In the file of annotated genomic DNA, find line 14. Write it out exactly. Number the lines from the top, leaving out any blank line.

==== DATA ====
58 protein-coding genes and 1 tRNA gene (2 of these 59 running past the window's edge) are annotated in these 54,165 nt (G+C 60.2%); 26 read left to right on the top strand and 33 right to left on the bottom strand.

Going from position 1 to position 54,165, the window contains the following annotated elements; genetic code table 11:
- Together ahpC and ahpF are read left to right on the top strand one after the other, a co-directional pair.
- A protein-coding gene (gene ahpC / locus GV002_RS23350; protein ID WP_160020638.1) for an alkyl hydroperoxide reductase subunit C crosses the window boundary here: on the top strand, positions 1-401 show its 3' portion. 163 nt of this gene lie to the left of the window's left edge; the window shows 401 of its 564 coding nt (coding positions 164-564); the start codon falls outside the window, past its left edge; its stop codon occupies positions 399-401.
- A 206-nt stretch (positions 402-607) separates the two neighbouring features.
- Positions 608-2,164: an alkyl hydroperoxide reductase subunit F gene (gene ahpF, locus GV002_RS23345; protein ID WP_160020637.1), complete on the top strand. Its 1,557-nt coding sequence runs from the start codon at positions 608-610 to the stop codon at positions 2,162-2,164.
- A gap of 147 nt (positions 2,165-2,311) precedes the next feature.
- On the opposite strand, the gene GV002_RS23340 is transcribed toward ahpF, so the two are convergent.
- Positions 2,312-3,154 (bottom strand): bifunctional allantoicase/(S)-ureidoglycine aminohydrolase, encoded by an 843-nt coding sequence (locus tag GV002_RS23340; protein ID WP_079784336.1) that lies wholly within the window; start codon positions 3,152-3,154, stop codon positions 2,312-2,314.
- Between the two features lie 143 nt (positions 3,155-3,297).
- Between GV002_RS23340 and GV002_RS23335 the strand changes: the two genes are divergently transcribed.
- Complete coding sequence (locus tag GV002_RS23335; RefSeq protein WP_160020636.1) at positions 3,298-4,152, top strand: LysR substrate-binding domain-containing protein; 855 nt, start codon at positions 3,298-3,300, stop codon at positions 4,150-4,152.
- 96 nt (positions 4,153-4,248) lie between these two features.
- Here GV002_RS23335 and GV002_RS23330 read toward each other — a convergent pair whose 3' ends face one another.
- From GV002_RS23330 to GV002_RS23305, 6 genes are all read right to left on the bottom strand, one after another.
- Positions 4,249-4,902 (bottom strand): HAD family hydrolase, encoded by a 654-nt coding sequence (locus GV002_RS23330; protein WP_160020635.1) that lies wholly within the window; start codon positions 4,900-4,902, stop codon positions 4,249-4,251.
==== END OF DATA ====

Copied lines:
- Here GV002_RS23335 and GV002_RS23330 read toward each other — a convergent pair whose 3' ends face one another.